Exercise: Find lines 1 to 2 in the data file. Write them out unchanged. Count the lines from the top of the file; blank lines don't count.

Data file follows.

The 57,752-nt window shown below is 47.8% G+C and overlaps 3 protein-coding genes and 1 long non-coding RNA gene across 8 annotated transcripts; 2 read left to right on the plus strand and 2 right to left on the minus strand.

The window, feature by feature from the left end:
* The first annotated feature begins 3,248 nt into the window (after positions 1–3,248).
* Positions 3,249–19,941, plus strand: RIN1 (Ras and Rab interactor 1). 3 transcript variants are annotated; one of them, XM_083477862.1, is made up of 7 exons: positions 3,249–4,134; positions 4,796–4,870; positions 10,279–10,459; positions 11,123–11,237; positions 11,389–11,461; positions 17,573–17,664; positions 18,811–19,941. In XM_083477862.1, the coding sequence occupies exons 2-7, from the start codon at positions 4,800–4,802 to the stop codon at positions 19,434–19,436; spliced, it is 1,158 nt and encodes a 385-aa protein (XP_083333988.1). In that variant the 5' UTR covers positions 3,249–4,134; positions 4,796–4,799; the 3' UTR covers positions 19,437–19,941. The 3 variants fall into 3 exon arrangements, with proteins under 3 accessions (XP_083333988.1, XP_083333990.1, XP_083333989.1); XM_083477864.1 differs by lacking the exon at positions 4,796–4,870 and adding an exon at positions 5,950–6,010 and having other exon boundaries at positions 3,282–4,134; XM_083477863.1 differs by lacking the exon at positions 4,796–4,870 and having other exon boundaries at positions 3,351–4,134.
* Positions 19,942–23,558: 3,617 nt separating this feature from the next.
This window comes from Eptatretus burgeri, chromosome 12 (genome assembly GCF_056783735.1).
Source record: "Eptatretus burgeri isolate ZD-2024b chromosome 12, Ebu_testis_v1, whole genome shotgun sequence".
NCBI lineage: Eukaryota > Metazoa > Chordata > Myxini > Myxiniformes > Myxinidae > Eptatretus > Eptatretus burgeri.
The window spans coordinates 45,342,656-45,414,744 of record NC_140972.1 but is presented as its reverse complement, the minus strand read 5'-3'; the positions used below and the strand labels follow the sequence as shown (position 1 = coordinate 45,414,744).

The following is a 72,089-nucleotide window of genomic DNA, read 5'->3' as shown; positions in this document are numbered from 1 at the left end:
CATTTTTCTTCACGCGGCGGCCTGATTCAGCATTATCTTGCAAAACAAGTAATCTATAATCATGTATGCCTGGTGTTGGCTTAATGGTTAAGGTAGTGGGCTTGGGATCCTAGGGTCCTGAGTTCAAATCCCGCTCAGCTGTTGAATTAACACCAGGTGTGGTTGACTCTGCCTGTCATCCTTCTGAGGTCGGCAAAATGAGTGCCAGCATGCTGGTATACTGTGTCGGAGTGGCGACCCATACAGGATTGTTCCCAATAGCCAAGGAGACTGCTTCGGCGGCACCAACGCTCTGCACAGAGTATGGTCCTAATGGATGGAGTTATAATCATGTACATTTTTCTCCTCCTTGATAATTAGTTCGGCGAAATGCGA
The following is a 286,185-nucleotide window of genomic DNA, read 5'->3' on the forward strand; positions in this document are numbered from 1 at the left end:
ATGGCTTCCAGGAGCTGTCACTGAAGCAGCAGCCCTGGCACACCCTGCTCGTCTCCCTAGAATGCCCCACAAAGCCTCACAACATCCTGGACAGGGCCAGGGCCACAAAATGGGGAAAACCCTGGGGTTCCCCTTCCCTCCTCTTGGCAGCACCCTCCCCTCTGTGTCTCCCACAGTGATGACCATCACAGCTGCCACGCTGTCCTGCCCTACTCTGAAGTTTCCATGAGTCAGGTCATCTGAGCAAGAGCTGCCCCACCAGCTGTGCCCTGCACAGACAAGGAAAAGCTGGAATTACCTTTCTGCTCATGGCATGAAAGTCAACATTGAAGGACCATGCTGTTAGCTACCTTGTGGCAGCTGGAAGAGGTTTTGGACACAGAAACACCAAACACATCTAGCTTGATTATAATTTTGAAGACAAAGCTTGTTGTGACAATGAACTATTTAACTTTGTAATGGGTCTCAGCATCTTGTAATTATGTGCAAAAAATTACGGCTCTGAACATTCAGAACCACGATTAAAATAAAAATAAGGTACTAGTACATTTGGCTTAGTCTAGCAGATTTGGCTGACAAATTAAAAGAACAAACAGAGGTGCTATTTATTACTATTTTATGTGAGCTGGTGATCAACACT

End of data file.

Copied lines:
The 57,752-nt window shown below is 47.8% G+C and overlaps 3 protein-coding genes and 1 long non-coding RNA gene across 8 annotated transcripts; 2 read left to right on the plus strand and 2 right to left on the minus strand.

The window, feature by feature from the left end: